Step 1: Ask students what they saw? What is a debate? Why do we have debates? What makes a good debate? Does someone win? How do we know who won?
Step 2: Ask students what people do in preparation for debates? Tell students that they will have the opportunity to walk around the room and interview other students and get interviewed so that they can brainstorm and practice answering as their playwright in preparation for the debates. Allow students to walk around the classroom and interview each other as if they were the playwright.
Step 3: What are the expectations for a debate? Should we have rules for the debate? For the speakers? For the audience? Write these on the board. What should happen if they don’t follow the rules? Can we all agree to the rules? If not, why not? Fix the rules until everyone agrees.
Step 4: Have students get into small groups based on their playwright. Have two groups come to the front in preparation to debate. Tell them that they have 7 minutes up here and that they are able to converse with each other before talking to the class. Set the timer and begin asking questions. Students are allowed to pass questions but their opponent will still be able to answer. After 7 minutes is up have different groups come up and face off. You can continue until everyone has gone or till each group has gone up a couple times. This step can be lengthened or shortened depending on time limits.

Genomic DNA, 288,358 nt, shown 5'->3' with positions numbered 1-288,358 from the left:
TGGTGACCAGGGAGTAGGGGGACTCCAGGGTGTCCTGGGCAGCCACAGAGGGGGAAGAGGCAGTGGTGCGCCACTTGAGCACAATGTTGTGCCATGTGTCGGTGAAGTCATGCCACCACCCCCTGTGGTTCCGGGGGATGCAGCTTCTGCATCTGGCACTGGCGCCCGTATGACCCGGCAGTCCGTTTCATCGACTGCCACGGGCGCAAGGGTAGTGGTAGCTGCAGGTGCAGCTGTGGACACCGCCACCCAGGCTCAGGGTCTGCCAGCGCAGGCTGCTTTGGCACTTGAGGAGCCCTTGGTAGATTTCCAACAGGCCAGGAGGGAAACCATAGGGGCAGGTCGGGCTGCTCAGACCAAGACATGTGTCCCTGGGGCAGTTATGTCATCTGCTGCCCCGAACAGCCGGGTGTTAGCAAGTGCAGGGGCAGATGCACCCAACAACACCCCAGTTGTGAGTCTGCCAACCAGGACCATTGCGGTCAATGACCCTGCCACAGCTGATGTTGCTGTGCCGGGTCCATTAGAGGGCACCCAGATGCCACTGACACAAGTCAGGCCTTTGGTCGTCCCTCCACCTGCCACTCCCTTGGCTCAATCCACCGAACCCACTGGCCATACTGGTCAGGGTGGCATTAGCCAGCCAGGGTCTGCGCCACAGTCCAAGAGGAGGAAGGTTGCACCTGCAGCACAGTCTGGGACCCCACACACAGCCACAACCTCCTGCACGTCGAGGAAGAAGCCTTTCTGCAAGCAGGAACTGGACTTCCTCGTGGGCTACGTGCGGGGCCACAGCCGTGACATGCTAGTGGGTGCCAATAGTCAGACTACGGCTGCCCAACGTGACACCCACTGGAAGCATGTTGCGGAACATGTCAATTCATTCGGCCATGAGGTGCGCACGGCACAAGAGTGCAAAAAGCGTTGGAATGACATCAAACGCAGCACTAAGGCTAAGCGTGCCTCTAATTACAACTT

Questions for students’ debate: What contribution has your playwright given America? What makes your playwright better than your opponent? How does your playwright represent America? What can your playwright do for us? What does your playwright have to teach us? How can we relate to your playwright? Why should we care about your playwright? Has your playwright ever helped out the American People? If so, how? Why should we vote for your playwright as the Greatest American Playwright? Is there anything that your playwright would like us to know?
Step 5: Ask students if there was a winner to the debate? Do we all have to think that same person won? Can we have differing opinions? Do debates dictate the winner of the election? If a candidate wins the debate, do they automatically win the election? What/How can we learn from this?
Step 6: Have students write their top three reasons why their playwright is the Greatest American Playwright and turn it in.
Conclusion: Ask students how they can apply what they learned to their presentation. Remind students that within their presentation they will claim that their playwright it the greatest and they will need to have reasons to back it up. Ask students if anyone wants to go tomorrow, assign random order for presenting over the next two days.